More about CBT

CBT is collaborative. The clinician and the client work together to understand and resolve the client’s challenges. It is strength based, building on what is working or has worked in the client’s life and developing resources internally and externally.

CBT is educational in that handouts and written material is provided to give direction and exercises on how to examine, challenge and reframe problems.

CBT is short term as it usually takes in the range of 5-20 sessions.

CBT works on building skills and tools, through education, exercises and homework, for the client to learn new ways of coping that the client can continue to use after therapy is completed. This process builds the personal power of the client as he/she gains more control over his/her life.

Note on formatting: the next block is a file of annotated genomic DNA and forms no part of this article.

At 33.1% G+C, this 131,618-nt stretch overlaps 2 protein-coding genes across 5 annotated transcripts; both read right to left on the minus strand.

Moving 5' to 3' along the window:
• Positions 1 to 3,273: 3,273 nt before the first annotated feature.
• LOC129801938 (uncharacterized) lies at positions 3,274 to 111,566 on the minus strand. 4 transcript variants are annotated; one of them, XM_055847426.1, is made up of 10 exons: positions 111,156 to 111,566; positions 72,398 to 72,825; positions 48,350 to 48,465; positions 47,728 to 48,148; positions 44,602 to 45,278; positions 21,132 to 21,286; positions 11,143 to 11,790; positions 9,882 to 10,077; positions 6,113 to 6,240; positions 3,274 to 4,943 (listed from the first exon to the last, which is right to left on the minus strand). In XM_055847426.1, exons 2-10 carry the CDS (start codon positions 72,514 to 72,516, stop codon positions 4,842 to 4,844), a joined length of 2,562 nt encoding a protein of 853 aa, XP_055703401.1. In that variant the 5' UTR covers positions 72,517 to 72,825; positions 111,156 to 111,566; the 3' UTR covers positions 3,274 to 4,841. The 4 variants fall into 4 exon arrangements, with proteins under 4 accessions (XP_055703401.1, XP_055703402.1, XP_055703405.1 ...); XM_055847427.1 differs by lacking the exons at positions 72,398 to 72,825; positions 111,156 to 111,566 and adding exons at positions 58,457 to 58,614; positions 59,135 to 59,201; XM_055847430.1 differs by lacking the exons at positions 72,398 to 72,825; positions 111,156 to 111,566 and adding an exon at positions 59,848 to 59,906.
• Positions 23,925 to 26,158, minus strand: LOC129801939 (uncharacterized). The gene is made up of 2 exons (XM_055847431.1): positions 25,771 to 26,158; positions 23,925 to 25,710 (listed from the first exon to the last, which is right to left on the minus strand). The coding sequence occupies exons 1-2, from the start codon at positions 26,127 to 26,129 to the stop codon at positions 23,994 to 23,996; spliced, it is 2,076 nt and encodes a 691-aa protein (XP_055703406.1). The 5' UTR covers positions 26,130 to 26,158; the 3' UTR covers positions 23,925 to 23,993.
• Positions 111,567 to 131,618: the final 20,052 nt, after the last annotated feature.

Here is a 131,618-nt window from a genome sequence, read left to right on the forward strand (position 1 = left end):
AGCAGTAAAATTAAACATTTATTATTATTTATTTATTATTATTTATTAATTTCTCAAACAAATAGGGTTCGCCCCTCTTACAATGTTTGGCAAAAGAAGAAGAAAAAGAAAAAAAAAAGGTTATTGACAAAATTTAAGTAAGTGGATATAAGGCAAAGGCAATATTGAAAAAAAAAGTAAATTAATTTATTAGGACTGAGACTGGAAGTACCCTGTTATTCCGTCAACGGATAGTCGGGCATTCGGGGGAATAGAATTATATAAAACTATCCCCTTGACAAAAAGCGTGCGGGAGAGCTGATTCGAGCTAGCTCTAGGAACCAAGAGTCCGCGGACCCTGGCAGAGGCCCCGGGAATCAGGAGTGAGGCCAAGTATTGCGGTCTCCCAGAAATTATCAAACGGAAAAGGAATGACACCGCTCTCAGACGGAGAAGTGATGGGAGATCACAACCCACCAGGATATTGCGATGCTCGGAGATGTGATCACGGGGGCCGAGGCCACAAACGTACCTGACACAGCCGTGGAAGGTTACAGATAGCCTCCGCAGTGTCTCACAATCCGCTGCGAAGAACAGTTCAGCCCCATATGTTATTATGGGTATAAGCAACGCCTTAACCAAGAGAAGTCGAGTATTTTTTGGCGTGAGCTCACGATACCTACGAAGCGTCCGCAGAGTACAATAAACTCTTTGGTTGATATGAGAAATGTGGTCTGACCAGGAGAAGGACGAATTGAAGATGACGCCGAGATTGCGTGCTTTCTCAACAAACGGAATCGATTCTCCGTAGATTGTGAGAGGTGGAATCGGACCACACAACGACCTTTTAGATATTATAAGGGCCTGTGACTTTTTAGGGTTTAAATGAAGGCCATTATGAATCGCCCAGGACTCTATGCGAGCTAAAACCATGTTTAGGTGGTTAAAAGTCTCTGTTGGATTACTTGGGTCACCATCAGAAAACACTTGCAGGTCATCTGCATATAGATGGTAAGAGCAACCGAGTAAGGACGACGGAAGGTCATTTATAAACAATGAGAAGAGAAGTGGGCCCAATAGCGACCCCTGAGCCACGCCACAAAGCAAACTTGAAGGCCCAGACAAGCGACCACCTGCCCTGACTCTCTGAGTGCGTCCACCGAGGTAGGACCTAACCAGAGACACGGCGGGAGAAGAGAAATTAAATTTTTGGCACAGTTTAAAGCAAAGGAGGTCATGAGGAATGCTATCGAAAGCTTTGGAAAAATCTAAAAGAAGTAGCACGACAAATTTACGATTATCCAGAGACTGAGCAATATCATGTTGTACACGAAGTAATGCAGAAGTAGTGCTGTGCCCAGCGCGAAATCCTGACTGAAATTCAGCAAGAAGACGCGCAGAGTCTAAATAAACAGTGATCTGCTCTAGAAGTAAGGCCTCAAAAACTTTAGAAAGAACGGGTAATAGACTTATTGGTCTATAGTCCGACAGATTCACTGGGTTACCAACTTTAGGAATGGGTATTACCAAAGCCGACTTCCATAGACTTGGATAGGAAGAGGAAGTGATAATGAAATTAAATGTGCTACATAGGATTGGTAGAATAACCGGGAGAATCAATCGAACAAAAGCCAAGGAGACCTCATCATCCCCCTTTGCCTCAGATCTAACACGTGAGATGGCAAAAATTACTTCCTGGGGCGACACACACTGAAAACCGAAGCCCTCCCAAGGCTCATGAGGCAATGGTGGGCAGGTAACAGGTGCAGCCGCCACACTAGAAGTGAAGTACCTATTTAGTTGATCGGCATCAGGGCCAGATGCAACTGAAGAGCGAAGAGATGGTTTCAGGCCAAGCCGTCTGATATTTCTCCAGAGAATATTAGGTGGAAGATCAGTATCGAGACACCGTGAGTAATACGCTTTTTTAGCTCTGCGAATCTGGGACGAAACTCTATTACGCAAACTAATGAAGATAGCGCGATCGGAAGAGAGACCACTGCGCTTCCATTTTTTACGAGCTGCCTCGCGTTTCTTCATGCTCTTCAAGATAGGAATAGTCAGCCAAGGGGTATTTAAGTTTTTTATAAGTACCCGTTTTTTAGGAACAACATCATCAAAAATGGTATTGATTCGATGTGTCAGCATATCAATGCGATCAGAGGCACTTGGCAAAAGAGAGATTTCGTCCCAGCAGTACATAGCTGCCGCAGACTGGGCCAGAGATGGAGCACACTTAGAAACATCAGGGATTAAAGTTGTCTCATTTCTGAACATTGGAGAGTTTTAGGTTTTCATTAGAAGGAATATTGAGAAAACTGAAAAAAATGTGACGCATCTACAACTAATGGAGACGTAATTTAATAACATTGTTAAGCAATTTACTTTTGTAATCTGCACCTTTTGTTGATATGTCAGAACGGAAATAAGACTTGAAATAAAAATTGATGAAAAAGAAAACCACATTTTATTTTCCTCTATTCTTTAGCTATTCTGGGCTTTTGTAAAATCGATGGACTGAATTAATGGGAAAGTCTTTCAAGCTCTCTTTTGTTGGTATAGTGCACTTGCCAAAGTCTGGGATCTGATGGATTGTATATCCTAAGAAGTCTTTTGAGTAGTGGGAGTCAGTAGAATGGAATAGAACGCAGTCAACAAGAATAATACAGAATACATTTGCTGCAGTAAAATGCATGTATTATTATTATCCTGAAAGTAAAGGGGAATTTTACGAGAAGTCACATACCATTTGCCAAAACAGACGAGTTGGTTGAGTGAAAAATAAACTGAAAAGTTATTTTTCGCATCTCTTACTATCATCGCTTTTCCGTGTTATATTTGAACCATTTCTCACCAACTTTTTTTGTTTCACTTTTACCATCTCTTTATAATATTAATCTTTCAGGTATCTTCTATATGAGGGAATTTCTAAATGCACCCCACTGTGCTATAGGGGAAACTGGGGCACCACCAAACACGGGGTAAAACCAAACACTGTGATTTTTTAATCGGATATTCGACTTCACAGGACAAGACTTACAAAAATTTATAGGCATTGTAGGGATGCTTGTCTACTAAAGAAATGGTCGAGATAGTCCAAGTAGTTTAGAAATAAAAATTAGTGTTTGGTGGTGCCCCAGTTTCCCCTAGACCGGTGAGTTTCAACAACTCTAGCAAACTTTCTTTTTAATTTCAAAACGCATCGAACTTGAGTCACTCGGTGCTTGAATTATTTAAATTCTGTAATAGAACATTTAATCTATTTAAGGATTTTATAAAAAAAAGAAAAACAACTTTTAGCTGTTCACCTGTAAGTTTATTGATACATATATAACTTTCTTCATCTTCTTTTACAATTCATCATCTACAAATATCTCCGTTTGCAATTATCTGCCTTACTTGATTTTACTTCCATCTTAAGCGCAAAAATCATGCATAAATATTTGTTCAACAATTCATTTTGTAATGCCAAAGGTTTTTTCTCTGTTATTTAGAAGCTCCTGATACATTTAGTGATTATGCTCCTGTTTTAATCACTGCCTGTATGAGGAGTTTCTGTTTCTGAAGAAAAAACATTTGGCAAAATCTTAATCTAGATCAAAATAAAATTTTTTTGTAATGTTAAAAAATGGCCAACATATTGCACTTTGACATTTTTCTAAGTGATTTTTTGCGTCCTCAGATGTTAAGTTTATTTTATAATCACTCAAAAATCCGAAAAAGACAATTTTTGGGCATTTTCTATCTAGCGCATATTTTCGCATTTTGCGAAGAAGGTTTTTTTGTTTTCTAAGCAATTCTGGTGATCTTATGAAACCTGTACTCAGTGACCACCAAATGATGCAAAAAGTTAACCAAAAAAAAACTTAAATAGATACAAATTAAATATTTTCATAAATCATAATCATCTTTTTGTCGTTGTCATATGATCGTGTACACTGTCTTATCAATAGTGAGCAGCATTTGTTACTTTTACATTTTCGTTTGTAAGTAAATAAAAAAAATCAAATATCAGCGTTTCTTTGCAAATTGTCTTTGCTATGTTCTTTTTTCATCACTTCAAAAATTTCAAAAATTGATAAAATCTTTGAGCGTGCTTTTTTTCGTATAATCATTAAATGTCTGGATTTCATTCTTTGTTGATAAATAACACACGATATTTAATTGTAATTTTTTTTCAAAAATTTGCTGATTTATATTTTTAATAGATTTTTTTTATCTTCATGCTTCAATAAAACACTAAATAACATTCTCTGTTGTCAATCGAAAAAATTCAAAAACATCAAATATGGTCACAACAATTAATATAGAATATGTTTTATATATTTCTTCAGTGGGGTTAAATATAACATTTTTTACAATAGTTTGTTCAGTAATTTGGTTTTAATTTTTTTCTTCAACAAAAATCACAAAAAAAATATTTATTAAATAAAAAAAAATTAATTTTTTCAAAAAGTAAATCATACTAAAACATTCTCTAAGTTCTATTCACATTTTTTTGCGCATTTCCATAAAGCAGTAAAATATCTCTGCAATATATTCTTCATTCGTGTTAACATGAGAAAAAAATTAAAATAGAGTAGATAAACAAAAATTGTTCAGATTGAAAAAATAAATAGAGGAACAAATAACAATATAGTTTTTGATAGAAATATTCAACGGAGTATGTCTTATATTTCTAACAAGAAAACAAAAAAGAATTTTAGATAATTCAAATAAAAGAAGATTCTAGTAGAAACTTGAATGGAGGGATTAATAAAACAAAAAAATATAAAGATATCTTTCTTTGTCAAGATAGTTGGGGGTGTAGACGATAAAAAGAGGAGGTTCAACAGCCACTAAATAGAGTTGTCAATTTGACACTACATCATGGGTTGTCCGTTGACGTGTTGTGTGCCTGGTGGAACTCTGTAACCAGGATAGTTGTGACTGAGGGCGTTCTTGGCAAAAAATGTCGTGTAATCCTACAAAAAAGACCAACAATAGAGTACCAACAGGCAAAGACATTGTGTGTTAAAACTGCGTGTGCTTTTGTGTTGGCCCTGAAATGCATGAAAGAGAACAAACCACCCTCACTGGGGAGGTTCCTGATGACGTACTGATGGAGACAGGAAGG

CBT requires that the client engage in homework in order to examine different aspects of their life and implement new ways of thinking and behaving. Remember, there are 168 hours in a week and only one of which is in therapy.

CBT examines thoughts, feelings and behaviours. The client works to become aware of their thoughts, monitor their thoughts, and challenge the accuracy of those thoughts. Testing beliefs is one of the key components to engaging in CBT. Ineffective behaviours are often developed by clients to decrease stress and discomfort in the short term but often create more difficulties in the long term, “Short term gain for long term pain”. A therapist utilizing CBT as an approach helps the client to come up with new ways to handle situations that will improve coping and reduce discomfort.

CBT can help in affecting a change in how a client feels by working on thinking and behaviour which can include relaxation and HeartMath techniques.